I have been trying to make sense of this year's drought in the UK. Can we use the numbers of records? For this exercise I looked at the numbers of hoverfly records extracted from social media per week in the preceding 5 years and produced two graphs. One compares the years (Figure 1) and the other compares 2018 against the average for the preceding 5 years (Figure 2). It is clear from Figure 1 that each year is so different that it is almost impossible to make any comparison. It should be noted that the numbers of records in 2013 and 2014 were small in comparison with 2016, and that the numbers of records in late summer and Autumn 2016 were much greater than in any of the other 4 years. 2016 was the peak year for data extraction direct from the UK Hoverflies Facebook page, since when many of the most active recorders of the time have switched to maintaining their own spreadsheets. In addition, the autumn of 2016 was unusually warm and saw recording extend far longer than normal (into early November).
|Figure 1. Numbers of hoverfly records extracted from social media between 2013 and 2018|
There is more to be made of Figure 2 in so far as it is clear that the general trend is similar with peak numbers occurring in August. A clear drop in the numbers of records during the drought is also apparent, as is the approximate 2-week difference in the start of the season as a result of the length of the last winter. Nevertheless, the range in numbers of records between 2013 and 2017 is substantially skewed by the first year when the UK Hoverflies Facebook group was launched (mid summer 2013). In that year, there was relatively little activity if one bears in mind the levels of activity in 2016.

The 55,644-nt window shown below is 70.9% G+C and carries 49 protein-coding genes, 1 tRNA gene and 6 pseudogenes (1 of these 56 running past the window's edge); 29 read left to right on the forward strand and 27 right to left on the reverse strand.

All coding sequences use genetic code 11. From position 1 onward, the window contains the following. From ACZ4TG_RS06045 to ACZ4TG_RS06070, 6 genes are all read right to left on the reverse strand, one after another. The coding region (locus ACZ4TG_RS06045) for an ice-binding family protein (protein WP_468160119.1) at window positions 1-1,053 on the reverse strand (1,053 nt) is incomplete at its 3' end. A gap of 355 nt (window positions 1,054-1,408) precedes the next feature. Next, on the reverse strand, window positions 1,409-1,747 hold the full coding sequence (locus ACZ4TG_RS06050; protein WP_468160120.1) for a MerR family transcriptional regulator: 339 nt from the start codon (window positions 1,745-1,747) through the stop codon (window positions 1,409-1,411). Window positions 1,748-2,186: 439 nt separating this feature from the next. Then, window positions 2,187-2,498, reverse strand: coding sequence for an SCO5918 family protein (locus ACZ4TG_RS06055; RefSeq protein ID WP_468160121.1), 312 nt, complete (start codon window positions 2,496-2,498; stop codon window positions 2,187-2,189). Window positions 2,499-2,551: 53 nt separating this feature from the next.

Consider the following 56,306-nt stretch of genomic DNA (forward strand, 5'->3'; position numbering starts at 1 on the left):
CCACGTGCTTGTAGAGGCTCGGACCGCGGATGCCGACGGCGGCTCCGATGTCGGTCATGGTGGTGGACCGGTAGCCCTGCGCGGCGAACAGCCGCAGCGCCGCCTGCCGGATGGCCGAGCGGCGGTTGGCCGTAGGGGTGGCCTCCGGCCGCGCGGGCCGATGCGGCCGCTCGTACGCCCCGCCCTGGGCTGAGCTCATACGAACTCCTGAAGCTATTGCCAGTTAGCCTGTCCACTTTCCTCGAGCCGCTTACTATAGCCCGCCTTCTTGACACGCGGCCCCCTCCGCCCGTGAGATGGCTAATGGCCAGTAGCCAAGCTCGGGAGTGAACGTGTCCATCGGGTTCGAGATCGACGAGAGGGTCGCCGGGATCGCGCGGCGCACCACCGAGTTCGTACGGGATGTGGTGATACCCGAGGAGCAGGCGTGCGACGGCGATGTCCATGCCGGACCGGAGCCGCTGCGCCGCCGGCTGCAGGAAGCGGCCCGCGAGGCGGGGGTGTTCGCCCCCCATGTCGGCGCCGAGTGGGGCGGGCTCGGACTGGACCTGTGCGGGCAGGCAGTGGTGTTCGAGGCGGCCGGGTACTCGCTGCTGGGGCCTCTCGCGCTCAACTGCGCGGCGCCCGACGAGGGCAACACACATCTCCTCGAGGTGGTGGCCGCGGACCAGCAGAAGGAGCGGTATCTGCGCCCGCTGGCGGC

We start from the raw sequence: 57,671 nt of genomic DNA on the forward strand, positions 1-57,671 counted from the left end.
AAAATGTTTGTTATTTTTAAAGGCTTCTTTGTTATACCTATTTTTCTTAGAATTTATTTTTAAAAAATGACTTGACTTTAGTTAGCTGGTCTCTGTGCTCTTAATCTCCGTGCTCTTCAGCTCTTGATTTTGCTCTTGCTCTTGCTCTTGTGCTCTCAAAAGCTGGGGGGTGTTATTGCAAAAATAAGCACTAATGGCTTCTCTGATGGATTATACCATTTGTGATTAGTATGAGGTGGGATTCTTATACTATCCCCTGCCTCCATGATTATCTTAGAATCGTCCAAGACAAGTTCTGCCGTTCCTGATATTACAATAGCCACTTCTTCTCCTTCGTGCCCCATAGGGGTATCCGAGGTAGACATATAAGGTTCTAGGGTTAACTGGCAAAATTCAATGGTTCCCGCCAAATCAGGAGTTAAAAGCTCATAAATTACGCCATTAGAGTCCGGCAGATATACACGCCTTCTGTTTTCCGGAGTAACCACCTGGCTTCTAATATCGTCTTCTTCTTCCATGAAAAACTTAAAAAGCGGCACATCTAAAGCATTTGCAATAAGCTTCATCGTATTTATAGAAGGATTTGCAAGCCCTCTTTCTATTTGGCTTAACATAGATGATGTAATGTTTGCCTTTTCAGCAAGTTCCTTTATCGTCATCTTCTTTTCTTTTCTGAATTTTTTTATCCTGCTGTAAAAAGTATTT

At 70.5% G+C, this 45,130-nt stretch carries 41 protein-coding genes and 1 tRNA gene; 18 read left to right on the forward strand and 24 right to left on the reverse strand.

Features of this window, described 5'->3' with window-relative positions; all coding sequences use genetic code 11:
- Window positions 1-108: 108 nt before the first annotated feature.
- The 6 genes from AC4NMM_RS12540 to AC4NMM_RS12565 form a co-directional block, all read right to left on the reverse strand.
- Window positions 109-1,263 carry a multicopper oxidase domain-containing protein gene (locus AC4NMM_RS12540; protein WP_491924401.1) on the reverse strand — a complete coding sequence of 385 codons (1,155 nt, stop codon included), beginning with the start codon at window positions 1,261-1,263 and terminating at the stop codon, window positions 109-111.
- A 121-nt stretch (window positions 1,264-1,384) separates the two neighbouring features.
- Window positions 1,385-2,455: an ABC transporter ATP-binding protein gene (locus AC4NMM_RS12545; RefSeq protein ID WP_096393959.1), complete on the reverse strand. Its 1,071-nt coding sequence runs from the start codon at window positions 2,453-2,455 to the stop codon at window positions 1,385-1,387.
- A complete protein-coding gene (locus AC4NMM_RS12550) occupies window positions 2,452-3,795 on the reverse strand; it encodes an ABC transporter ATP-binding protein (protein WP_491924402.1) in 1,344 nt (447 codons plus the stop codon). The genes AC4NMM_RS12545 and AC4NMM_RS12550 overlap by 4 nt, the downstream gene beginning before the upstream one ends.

|Figure 2. Numbers of hoverfly records extracted from social media in 2018 against an average for the previous 5 years (2013 to 2017)|
|Figure 3. Numbers of species recorded from social media in the years 2013 to 2018. Note that whilst the totals for 2013 and 2014 are lower than those for later years, the disparity is not as great as in the numbers of records (Figure 1). |